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      Who has been treated most unfairly by history?

      news.movim.eu / TheGuardian · 3 days ago - 13:01

    The long-running series in which readers answer other readers’ questions on subjects ranging from trivial flights of fancy to profound scientific and philosophical concepts

    Which individual has been treated most unfairly by history? Alex Middleton, Rutland

    Post your answers (and new questions) below or send them to nq@theguardian.com . A selection will be published next Sunday.

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      World’s top cosmologists convene to question conventional view of the universe

      news.movim.eu / TheGuardian · 3 days ago - 12:47

    Meeting at London’s Royal Society will scrutinise basic model first formulated in 1922 that universe is a vast, even expanse with no notable features

    If you zoomed out on the universe, well beyond the level of planets, stars or galaxies, you would eventually see a vast, evenly speckled expanse with no notable features. At least, that has been the conventional view.

    The principle that everything looks the same everywhere is a fundamental pillar of the standard model of cosmology, which aims to explain the big bang and how the universe has evolved in the 13.7bn years since.

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      pubsub.blastersklan.com / slashdot · 5 days ago - 02:13 edit

    Amanda Hoover reports via Wired: Students have submitted more than 22 million papers that may have used generative AI in the past year, new data released by plagiarism detection company Turnitin shows. A year ago, Turnitin rolled out an AI writing detection tool that was trained on its trove of papers written by students as well as other AI-generated texts. Since then, more than 200 million papers have been reviewed by the detector, predominantly written by high school and college students. Turnitin found that 11 percent may contain AI-written language in 20 percent of its content, with 3 percent of the total papers reviewed getting flagged for having 80 percent or more AI writing. Turnitin says its detector has a false positive rate of less than 1 percent when analyzing full documents.

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    Students Are Likely Writing Millions of Papers With AI
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      pubsub.blastersklan.com / slashdot · 5 days ago - 01:03 edit · 1 minute

    Harvard College is reinstating the requirement for standardized testing, reversing course on a pandemic-era policy that made them optional. It follows similar moves from elite universities like Yale, Dartmouth, and MIT. Axios reports: At Harvard, the mandate will be in place for students applying to begin school in fall 2025. Harvard had previously committed to a test-optional policy for applicants through the class of 2030, which would have started in fall 2026. Most students who applied since the pandemic began have submitted test scores despite the test-optional policy, the university said. Reviewing SAT/ACT scores as part of a student's application packet helps an admissions decision be holistic, the university said in a statement. "Standardized tests are a means for all students, regardless of their background and life experience, to provide information that is predictive of success in college and beyond," Hopi Hoekstra, a Harvard dean, said in the statement. "Indeed, when students have the option of not submitting their test scores, they may choose to withhold information that, when interpreted by the admissions committee in the context of the local norms of their school, could have potentially helped their application."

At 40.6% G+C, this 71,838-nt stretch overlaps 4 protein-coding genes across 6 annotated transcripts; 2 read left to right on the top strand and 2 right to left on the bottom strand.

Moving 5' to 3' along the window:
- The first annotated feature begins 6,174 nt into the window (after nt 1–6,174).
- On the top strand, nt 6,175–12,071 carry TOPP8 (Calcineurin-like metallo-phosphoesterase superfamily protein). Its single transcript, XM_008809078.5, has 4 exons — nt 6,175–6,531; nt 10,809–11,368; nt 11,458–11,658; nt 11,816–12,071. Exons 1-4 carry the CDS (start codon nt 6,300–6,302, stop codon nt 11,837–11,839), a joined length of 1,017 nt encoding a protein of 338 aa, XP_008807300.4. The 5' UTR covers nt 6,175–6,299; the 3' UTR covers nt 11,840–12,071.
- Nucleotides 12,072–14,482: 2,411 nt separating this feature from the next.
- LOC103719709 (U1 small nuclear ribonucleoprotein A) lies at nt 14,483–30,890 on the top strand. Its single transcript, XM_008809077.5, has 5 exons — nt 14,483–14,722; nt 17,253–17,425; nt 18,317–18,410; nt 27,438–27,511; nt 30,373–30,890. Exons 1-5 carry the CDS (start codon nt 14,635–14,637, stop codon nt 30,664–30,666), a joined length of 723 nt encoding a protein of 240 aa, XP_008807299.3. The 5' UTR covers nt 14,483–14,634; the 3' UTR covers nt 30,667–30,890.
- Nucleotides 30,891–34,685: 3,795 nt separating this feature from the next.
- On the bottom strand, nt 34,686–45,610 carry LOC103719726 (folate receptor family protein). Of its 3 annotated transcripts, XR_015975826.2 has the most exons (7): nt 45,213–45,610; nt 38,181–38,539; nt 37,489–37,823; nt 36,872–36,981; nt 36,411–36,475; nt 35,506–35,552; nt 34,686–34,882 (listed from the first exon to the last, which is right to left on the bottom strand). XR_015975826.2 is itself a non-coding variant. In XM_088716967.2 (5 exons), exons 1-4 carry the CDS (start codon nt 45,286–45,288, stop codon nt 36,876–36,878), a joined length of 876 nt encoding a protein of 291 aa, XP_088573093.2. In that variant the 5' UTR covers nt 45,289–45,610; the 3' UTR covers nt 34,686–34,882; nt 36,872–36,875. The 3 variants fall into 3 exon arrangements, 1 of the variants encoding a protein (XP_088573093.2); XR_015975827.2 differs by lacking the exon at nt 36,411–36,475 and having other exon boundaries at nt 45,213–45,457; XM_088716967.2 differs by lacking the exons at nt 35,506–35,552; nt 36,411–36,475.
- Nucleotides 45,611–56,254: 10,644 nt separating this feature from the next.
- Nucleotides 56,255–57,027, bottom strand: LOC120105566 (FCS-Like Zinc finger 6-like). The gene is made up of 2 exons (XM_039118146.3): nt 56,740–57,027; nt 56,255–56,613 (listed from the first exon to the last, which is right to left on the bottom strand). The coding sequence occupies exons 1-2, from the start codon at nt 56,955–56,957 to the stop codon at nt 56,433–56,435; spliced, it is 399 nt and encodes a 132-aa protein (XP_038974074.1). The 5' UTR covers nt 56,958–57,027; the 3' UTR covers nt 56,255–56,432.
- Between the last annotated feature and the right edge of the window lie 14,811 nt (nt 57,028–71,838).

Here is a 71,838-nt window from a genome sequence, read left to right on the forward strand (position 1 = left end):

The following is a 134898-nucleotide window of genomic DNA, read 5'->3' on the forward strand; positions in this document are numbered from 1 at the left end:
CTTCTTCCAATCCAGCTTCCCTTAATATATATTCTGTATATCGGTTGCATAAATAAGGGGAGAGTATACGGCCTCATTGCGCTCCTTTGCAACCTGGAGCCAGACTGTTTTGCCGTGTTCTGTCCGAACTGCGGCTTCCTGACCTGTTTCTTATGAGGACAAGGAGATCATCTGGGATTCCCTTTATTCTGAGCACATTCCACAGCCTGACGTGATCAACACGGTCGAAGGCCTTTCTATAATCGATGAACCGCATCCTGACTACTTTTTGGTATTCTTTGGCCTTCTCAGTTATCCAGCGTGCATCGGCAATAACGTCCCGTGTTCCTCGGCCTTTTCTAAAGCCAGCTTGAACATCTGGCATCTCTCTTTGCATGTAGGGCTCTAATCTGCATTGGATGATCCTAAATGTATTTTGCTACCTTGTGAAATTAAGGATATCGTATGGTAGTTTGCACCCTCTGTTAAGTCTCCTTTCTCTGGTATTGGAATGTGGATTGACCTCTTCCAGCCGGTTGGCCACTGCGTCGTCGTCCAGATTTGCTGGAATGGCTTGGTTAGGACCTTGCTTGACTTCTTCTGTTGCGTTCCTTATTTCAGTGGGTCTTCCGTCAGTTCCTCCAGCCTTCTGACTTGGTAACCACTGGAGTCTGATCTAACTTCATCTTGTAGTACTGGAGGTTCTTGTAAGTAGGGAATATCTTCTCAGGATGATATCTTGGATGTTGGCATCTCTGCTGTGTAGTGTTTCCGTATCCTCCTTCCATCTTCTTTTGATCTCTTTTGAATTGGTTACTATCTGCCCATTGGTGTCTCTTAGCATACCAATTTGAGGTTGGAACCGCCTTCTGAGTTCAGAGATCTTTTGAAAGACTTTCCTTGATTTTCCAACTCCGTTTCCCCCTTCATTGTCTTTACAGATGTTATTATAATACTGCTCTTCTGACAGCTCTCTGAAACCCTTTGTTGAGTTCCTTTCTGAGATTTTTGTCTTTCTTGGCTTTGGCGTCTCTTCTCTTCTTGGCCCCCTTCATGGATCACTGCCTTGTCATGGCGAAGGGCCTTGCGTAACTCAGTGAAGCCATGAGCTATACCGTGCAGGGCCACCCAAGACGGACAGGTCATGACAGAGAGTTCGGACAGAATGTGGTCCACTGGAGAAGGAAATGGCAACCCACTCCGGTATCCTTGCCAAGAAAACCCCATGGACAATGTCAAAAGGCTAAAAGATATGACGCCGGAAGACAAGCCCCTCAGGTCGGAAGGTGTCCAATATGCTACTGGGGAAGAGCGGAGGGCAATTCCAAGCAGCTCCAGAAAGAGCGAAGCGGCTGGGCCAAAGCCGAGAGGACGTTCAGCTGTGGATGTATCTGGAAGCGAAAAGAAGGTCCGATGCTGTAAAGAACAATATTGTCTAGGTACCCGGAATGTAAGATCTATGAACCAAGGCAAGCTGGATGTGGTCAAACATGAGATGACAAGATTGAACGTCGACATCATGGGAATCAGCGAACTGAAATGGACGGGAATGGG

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    Harvard Reinstates Standardized Testing Requirement
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      pubsub.blastersklan.com / slashdot · 6 days ago - 23:18 edit · 2 minutes

    theodp writes: From a Wednesday press release: "Code.org, in collaboration with The Piech Lab at Stanford University, launched today its AI Teaching Assistant, ushering in a new era of computer science instruction to support teachers in preparing students with the foundational skills necessary to work, live and thrive in an AI world. [...] Launching as a part of Code.org's leading Computer Science Discoveries (CSD) curriculum [for grades 6-10], the tool is designed to bolster teacher confidence in teaching computer science." EdWeek reports that in a limited pilot project involving twenty teachers nationwide, the AI computer science grading tool cut one middle school teacher's grading time in half. Code.org is now inviting an additional 300 teachers to give the tool a try. "Many teachers who lead computer science courses," EdWeek notes, "don't have a degree in the subject -- or even much training on how to teach it -- and might be the only educator in their school leading a computer science course." Stanford's Piech Lab is headed by assistant professor of CS Chris Piech, who also runs the wildly-successful free Code in Place MOOC (30,000+ learners and counting), which teaches fundamentals from Stanford's flagship introduction to Python course. Prior to coming up with the new AI teaching assistant, which automatically assesses Code.org students' JavaScript game code, Piech worked on a Stanford Research team that partnered with Code.org nearly a decade ago to create algorithms to generate hints for K-12 students trying to solve Code.org's Hour of Code block-based programming puzzles (2015 paper [PDF]). And several years ago, Piech's lab again teamed with Code.org on Play-to-Grade, which sought to "provide scalable automated grading on all types of coding assignments" by analyzing the game play of Code.org students' projects. Play-to-Grade, a 2022 paper (PDF) noted, was "supported in part by a Stanford Hoffman-Yee Human Centered AI grant" for AI tutors to help prepare students for the 21st century workforce. That project also aimed to develop a "Super Teaching Assistant" for Piech's Code in Place MOOC. LinkedIn co-founder Reid Hoffman, who was present for the presentation of the 'AI Tutors' work he and his wife funded, is a Code.org Diamond Supporter ($1+ million). In other AI grading news, Texas will use computers to grade written answers on this year's STAAR tests. The state will save more than $15 million by using technology similar to ChatGPT to give initial scores, reducing the number of human graders needed.